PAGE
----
Acamas -- A Shepherd's Apathy By: Tyvara
The life of a cyclops is boring. Acamas thought while resting against a large boulder, his sights partially focused on his grazing sheep, while the rest of his mind lay elsewhere. "It's not like I wanted to become a shepherd," he said to one of the black faced ewes nearby, but she continued grazing. "Whichever of my ancestors who thought one-eyed men were best suited to tending a flock, needed a swift punch in the face." He stared up at a sky full of cottony clouds, but they did little to distract him from the rather prosaic job of watching animals eat. It's no different from sheep grazing in the sky.
Rearranging himself against the boulder, he slumped back, with his arms behind his head, crooking his knee sideways over the other. Since he only had himself and the sheep, it sometimes helped keep him sane to hear another voice -- even if that meant his own. "I should be off battling demigods and wayward sailors, not wasting my time listening to the endless crunch-munching of sheep. Nothing ever happens out here."
A soft bleat from beyond his vision caught his attention. I might as well get up, Gods only know what the dumb animal has gotten into. "At least it's something to do." Shuffling to his feet, Acamas wandered through the field, running his hands through the fleece of any sheep grazing on his path toward the wayward member.
When he found her, she'd gotten her hoof tangled in a stray root. Her eyes wide, as she continually tugged her leg in a futile attempt to free herself.
With a sigh, Acamas bent down to free the sheep. It took a bit of fiddling, but he untangled her, smacking her rump to send her bounding back to the rest of the flock. He followed her to keep her with the group.
"Well, that took all of two minutes." He gave the sheep an extra whack with his staff to remind her to stay with the group.
Looking around for any other distraction, and finding none, he shrugged. "Guess I could walk." So he began a path around the meadow's periphery. Without a need to rush, he ambled along, stopping now and then to check out some odd rock, or interesting flower on his way.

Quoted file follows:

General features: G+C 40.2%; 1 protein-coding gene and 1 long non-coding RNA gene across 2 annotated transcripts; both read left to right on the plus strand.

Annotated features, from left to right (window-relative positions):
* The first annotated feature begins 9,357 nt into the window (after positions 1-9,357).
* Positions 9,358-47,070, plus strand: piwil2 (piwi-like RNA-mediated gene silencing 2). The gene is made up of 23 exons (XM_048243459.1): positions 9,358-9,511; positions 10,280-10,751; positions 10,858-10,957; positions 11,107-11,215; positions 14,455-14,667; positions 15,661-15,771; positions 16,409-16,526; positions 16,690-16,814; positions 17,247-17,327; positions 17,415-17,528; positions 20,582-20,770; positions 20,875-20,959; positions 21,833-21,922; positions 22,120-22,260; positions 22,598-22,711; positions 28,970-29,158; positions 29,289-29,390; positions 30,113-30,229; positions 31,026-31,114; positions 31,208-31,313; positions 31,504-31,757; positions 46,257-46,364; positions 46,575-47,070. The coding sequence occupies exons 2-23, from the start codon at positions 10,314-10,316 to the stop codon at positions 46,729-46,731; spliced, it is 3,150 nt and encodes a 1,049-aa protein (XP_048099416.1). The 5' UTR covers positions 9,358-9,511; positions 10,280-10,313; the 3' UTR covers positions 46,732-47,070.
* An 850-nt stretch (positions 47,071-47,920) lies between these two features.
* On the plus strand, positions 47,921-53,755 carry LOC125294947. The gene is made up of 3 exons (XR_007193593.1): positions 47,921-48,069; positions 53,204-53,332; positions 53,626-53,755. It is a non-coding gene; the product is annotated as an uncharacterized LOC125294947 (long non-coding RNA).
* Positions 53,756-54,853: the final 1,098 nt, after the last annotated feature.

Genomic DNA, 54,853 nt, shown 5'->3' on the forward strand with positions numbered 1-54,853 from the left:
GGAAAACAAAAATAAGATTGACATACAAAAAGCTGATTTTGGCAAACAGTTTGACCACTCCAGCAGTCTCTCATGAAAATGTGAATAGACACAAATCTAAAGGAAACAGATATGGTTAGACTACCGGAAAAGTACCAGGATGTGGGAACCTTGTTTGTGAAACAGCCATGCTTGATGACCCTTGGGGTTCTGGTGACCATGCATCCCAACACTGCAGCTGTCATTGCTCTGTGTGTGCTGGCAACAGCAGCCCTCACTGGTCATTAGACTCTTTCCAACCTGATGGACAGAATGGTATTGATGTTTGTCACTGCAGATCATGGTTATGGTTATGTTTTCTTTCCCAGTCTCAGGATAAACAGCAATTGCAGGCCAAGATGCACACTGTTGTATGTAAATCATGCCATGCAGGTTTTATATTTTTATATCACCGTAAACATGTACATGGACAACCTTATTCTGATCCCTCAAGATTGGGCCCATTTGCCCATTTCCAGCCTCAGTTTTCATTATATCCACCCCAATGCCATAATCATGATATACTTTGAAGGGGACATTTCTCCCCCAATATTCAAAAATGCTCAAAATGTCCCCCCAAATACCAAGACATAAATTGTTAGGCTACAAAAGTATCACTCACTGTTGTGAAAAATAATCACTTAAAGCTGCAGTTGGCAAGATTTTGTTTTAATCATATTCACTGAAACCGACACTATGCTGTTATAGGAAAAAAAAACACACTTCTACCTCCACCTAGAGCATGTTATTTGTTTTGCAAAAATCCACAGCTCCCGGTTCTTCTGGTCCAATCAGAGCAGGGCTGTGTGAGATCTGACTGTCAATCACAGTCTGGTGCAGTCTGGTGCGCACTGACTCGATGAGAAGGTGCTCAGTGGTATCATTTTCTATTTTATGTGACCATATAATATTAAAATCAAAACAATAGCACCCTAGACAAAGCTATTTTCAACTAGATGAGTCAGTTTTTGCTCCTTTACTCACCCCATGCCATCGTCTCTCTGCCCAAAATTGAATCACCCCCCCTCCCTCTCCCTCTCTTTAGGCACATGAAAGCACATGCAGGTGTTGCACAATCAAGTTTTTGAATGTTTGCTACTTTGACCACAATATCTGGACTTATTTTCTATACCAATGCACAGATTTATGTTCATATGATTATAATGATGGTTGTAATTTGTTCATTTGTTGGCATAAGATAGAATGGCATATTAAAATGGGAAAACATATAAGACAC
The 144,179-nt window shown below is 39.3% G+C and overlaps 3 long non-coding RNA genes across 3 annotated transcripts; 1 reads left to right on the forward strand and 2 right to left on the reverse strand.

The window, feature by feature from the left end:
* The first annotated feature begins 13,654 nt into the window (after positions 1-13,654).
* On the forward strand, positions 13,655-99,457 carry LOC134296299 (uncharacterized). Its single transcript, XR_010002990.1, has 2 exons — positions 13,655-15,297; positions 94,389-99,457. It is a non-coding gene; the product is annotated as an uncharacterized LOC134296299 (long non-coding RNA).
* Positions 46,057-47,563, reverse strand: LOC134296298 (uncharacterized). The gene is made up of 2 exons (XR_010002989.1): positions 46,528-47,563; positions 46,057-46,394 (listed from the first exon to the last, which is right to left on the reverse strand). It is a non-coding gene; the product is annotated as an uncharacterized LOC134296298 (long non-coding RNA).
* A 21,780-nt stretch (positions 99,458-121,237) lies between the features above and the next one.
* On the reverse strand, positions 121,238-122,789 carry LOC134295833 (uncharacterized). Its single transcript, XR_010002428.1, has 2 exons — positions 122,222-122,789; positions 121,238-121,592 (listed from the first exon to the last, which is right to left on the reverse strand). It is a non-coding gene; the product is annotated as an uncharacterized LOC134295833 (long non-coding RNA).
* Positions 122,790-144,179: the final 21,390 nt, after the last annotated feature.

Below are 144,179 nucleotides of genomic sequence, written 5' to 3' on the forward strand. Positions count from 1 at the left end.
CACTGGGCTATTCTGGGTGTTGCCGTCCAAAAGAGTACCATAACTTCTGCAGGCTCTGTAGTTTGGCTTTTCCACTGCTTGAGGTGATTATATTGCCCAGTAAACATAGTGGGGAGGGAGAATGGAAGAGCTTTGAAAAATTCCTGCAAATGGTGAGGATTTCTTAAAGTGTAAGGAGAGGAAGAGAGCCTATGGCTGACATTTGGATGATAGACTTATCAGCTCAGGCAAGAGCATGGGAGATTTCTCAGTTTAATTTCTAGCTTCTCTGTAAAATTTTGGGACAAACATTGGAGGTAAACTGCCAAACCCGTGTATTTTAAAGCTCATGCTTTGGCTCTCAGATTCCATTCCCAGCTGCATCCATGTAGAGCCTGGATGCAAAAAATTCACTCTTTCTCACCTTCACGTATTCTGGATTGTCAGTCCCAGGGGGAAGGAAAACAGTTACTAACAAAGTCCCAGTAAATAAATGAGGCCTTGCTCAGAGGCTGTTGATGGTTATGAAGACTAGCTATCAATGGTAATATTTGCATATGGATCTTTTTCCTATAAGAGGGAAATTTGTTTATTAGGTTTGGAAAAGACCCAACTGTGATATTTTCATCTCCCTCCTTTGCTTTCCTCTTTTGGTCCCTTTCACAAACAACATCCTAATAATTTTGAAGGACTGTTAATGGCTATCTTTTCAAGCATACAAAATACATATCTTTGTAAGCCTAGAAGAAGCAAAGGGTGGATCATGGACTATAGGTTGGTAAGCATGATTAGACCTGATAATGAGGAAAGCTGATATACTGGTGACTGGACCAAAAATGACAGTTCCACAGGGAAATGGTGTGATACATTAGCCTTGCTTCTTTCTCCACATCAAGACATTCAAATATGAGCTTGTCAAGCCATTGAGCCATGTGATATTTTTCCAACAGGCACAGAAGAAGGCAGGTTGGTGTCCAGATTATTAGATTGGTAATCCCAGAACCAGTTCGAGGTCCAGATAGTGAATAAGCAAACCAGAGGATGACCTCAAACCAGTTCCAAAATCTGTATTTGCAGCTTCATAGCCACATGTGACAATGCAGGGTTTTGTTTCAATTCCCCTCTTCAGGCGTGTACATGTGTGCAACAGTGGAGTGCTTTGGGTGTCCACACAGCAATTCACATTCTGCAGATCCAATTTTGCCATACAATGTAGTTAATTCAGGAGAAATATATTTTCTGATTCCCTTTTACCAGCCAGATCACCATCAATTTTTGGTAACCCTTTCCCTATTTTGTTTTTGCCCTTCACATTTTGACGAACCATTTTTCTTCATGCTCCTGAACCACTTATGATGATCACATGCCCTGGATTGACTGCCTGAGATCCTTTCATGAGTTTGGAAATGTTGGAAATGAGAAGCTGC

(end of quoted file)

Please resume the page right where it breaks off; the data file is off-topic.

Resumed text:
"That's all it is," Acamas mumbled, scratching one of the shaggy white bodies nearby, "day in, day out, it's always sheep. Watch 'em eat, watch 'em sleep, watch 'em poop, all for what? A bit of cheese and some wool." He bumped another sheep to watch her scuttle away. "Not my idea of the way to spend my life."
As expected he soon grew bored with walking. He scanned the unobservant fluff-balls, then strode through them and grabbed one of his favorite sheep. She never struggled, so he could amuse himself at his leisure. Amid her bleating, his thoughts drifted. I know there's got to be more to life than diddling sheep when the days take too long. "It's not like the lady cyclopes are lining up to be the wife of some pastoral nobody. Got too much class to associate with the likes of me."
The ewe only responded with continual baaing.
After he finished, she followed him while he did another canvas of his flock, until something distracted her and she rejoined the group.
"There's something out there waiting for me. I just wish that life would hurry up and get here. Because this -- " He stopped to survey the meadow peppered by the white woolliness of his flock, "is an utter waste of my time."
There's nothing in the book other than Acamas is the name of a cyclops in Greek mythology. That's it. I feel gypped.
It's been a while since I've read my Greek mythology books, so I can't remember if Acamas was the cyclops blinded by Odysseus, or a friend of Hephaestus, or did something with Atlas. Since he has a name, obviously he did something, I just can't remember, and it's against the rules to research. So I figured I'd write about what Acamas did before all the adventure started.
Most of the stories of cyclopes I do remember, have them herding sheep, which I never understood. Why of all things, do cyclopes herd sheep?
All these thoughts of shepherds made me think of the book Lamb: The gospel according to Biff, Christ's childhood pal. It's an excellent book. If you're easily offended by alternative interpretations of the bible, then I wouldn't pick it up. Otherwise it's a hoot. In the book, there are a few passing accounts of bestiality, one of which is what shepherds do when they get bored (or a story to that effect. It's been a while since I've read it.).
All of the above resulted in today's story. At least it ended up short.
Thanks for reading.